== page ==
What was the reason that the last time you saw a good advertisement, you were captivated by it? Maybe it was because of the innovative portrayal of the product being marketed. Or is it due to the fact that the story or the theme being shown is associated with you in some way or the other? If you are one of those who were attracted by the innovation showed through the theme, then the creativity of the advertisement is to be credited; in other words, advertisement in this context is an art. But if you are not interested in the product no matter how creative the advertisement is, then it is the fault of wrong targeting; which is where data (or science) is important.
Advertising is a great way to entice the customers to check-out a new product or to create brand value of an existing product. Advertising as defined by most pundits in that area is that ‘it is the communication relayed by companies or organisation to persuade an audience to perform some kind of an action’. The action can be anything that is related to the sales or increase in brand awareness; anything that helps a company or organisation to achieve better results in a particular field.
You might be surprised but advertising went as far back as 3000 B.C. Since the advent of commerce and trade found its place in history, advertising existed as a medium to reach out to potential customers. From papyrus to smartphones, advertising has come a long way but some of the core ideas remain the same. Advertising has always been an art; the ability to portray a product or service in a creative manner that will attract customers or users is the basis of all advertisement.
In the 19th century advertising was all through print media, as the printing press revolutionised the way communication to the masses can be done. Newspapers and flyers became a great platform for organisations and companies to make their products attractive. From the mid 20th century, the turning points of advertising were radio and television, which had greater effect and reach by the end of the century. Radio and television had a great way in making brands out of products. With repetitive broadcasting of a catchy slogan, advertises make it stick to one’s mind even long after the broadcast.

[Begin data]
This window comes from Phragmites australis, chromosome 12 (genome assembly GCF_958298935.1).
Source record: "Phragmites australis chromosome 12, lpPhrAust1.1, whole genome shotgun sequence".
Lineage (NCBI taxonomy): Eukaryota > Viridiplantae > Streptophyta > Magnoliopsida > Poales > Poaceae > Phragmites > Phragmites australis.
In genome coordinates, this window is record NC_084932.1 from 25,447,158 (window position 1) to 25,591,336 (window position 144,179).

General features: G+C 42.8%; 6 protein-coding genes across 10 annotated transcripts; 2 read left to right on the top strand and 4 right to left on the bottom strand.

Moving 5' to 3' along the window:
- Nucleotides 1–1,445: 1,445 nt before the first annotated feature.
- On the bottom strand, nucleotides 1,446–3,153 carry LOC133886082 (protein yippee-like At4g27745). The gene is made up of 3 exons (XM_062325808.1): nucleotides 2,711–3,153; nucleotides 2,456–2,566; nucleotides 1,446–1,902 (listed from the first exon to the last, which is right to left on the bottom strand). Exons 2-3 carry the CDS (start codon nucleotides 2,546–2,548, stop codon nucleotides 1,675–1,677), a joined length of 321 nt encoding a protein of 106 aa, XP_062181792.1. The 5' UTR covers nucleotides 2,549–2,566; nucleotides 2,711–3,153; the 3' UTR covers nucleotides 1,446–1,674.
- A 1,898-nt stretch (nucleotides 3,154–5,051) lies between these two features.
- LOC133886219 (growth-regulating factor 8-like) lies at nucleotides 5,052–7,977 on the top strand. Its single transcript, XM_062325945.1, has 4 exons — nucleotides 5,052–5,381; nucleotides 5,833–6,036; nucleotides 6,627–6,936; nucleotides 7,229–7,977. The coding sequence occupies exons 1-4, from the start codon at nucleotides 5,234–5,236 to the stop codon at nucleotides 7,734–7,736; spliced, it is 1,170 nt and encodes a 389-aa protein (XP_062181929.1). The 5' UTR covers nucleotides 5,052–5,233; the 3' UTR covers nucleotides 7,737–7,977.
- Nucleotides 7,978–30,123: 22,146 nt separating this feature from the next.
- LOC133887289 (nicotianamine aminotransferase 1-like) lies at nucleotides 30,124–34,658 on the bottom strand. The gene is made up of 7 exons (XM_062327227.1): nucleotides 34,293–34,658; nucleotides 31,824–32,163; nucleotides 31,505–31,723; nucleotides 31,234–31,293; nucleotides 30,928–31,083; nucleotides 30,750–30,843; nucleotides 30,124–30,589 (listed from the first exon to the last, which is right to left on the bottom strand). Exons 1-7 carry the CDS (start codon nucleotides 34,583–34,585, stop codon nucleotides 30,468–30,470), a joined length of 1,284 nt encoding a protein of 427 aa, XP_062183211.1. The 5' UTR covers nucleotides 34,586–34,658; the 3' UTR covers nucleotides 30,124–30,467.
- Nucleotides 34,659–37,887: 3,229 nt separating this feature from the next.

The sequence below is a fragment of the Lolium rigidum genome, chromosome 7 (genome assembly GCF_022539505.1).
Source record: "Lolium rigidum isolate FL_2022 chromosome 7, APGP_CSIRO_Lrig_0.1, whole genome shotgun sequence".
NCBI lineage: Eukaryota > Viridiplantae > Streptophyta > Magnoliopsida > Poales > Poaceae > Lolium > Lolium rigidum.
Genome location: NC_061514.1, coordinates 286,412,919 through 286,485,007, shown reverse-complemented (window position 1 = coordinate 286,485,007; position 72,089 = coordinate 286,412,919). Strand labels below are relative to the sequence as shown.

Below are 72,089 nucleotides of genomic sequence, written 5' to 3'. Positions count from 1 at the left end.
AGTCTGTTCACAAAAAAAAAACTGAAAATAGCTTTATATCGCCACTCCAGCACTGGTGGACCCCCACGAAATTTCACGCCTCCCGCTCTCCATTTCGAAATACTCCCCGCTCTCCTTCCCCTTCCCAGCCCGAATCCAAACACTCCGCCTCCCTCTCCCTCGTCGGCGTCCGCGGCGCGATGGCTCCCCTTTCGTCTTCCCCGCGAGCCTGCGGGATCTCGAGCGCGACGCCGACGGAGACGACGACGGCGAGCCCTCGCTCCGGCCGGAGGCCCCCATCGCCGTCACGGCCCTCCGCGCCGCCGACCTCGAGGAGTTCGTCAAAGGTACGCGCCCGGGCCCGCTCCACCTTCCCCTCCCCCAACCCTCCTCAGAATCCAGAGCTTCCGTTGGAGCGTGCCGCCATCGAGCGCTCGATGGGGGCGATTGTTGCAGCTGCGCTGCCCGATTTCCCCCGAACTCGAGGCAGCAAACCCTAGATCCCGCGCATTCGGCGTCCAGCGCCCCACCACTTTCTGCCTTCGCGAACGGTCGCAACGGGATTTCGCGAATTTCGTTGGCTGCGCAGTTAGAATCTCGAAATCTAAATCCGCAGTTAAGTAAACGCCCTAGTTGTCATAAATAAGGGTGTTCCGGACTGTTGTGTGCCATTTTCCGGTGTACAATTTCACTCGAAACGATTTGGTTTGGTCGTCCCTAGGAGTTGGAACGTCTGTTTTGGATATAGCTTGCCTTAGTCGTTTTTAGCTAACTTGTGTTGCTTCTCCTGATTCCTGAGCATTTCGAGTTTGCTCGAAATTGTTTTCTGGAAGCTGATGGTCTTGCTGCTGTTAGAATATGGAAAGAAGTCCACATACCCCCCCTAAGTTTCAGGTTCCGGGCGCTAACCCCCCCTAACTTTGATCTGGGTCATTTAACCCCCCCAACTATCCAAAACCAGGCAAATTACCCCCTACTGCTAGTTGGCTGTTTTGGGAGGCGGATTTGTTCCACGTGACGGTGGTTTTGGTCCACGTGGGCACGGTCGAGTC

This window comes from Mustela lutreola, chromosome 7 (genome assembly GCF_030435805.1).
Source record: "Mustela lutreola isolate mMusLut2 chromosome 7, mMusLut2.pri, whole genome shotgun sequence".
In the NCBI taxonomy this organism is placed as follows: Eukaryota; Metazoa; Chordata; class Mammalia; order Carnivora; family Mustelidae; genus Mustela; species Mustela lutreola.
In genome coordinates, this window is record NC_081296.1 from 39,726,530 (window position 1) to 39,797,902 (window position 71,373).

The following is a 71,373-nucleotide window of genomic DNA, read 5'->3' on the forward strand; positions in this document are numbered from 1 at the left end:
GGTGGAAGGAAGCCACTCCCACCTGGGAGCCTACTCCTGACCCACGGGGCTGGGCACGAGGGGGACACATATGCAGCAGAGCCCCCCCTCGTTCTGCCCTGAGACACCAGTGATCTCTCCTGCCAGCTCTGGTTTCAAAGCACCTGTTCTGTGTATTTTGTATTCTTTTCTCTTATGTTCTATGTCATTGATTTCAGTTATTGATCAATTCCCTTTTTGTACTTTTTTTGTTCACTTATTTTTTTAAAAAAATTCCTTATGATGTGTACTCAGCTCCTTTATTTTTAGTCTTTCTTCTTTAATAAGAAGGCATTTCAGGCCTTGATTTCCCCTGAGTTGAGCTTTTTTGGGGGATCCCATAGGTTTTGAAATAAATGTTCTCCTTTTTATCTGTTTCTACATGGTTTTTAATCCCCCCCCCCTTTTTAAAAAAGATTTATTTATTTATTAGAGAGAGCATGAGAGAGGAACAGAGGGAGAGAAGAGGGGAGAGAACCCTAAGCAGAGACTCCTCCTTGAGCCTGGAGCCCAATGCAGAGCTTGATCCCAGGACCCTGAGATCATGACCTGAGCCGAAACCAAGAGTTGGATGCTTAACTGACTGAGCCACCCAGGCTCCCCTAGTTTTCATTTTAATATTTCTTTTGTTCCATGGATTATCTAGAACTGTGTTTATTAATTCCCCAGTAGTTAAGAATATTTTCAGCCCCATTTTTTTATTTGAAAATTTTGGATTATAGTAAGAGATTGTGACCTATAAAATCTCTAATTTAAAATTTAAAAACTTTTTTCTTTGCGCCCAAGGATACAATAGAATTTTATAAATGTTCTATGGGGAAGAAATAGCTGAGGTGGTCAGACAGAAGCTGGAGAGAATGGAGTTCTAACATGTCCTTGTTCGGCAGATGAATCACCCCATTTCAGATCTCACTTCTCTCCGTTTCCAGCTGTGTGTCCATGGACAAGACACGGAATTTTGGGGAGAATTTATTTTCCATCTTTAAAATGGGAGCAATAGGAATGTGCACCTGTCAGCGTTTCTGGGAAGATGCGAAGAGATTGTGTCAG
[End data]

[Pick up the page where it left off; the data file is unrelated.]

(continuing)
By the start of the 21st century, advertising has gone a tremendous change as internet has established itself a popular mode of communication. With the digital revolution, we have moved into the age of information. Nowadays there is so much information all around us that advertisers have to be careful not be too presumptive. Overdoing of advertising can lead to harmful effects on the brand name and negative feedback. Even though science was there for a long time in advertising, to measure the potential of advertising, it has become more prominent now to deliver the right information to the right audience. Otherwise it will be lost like a needle in the haystack of information.
From word-of-mouth to mass communication and back to word-of-mouth (albeit digitalised), advertising has come a full circle. So once again advertisement has become closely tied with marketing. The new-age consumers are aware of the products they use and want, and do not want to be interrupted by unwanted advertisements. Thus ethical marketing is of the utmost importance for business and only creativity will not do. As advertising has become more or less similar to marketing, it is more data-driven. To connect to the right customers, more knowledge about the customers are needed; what they want and expect from a product. The jobs in advertising field are also changing; companies not only need creative people but also professionals who know the market well enough to produce the right campaigns.
Without proper data of consumer behaviour, companies cannot appeal the right audience. It will be like aiming blindfolded; without any results. Thus, good advertising of today takes place at the convergence of science and art.
Hasib is a foodie and an avid reader with the same voracious appetite. He is interested in the changing trends of different industries, and time to time writes about employment and career related topics. Reach him @ twitter, Google+, LinkedIn